As the nights draw in, the evening speaking season begins. I have a busy November coming up, so here’s a couple of events if you fancy coming to say hi..! (Bring beer)
It’s a simple enough question really. After all, would you employ a mechanic who couldn’t fix your car..? The reason I ask is due to my experiences observing speakers over the last 20 years. Some have been outstanding, some have been good, but many have been (at best) average.
Now you might think me going a bit soft by travelling to Brazil, after all, I am Mr. Frostbite! Well, I’ve climbed in many hot climates across the world since almost freezing to death on Mt. McKinley and they bring with them their own set of problems. The hot and sweaty climates play havoc with my skin grafts and I have to watch them much more than on a freezing mountain. The risk of infection is much higher and the chances of damaging them increased. All that said, I was invited to climb around Rio de Janeiro by good friends Fiona and Felipe and couldn’t resist…
During my past 20 years of world travel the way we communicate has changed beyond many peoples imagination. For centuries the handwritten letter, which had carried news of great empires, battles, decrees and Royal announcements was abandoned for the world of satellites and WiFi.
Ok, so I’m not a horse, but if you want to know what it’s like to climb in the remote mountains of Tien Shan, then come and hear me speak on March 10th at St. John’s Church Memorial Hall, Hazelwood, nr Belper, Derbyshire.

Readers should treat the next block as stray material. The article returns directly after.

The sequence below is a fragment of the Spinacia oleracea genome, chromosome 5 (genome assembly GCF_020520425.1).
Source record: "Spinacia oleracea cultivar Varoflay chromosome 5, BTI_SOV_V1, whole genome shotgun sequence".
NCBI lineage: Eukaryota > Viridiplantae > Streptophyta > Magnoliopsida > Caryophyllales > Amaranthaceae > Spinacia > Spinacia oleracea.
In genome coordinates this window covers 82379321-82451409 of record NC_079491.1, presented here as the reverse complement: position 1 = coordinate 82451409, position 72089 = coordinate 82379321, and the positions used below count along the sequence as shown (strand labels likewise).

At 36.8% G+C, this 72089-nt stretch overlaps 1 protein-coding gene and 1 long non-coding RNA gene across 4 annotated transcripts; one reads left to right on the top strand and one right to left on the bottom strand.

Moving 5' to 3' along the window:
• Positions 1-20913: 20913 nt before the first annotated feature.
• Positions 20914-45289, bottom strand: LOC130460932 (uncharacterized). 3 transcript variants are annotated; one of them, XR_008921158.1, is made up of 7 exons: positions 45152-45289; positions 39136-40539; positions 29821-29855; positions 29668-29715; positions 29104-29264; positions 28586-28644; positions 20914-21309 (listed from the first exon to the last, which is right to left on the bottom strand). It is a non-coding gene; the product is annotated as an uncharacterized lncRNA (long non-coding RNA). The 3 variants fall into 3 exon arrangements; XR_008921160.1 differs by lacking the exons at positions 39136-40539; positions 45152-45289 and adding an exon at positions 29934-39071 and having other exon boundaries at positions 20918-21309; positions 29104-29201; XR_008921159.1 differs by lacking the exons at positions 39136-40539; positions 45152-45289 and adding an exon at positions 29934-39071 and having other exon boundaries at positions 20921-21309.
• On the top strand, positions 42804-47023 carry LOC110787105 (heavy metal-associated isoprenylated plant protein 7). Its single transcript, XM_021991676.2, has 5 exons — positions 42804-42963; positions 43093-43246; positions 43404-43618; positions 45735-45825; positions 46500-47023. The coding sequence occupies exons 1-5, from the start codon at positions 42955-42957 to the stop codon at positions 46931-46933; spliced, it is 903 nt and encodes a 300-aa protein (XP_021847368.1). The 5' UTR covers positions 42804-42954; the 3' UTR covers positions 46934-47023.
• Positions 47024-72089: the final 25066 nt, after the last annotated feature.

For almost 20 years I have climbed in the Scottish Mountains during winter. They hold a magical place in the history of Mountaineering and many pioneering climbs were done here before people moved to tackle peaks across the world. I have just returned from the Cairngorms where conditions were typically Scottish. When I say that I mean, nature bringing everything from beautiful sunshine to blasting blizzards in a day! I spent a week with two climbing friends in the Northern Corries climbing exposed ridges and snow gullies in very different conditions… Continue reading “Scotland the (not so) brave…”
No matter how experienced we might think we are, at times it is vitally important we go back to basics. When I say that I mean learning once again the simple elements to the skills we have. As a speaker these could be in planning or delivery, and as a skier it could be in position and weights. Recently in Austria I skied on new ski’s and bindings, which brought new and testing sensations to my injured feet. At 42 I found it hard to adapt to my new kit, and soon realised that I needed to go back to basics… Continue reading “Going back to basics…”
Life is based on risk. We would not have been born unless our mothers took risks, yet the modern world seems to be hell bent on removing them. When I say removing, should I say eradicating them and stersalising life. We have evolved as human beings by taking risks – from planting the first crops to crossing the great oceans of our world.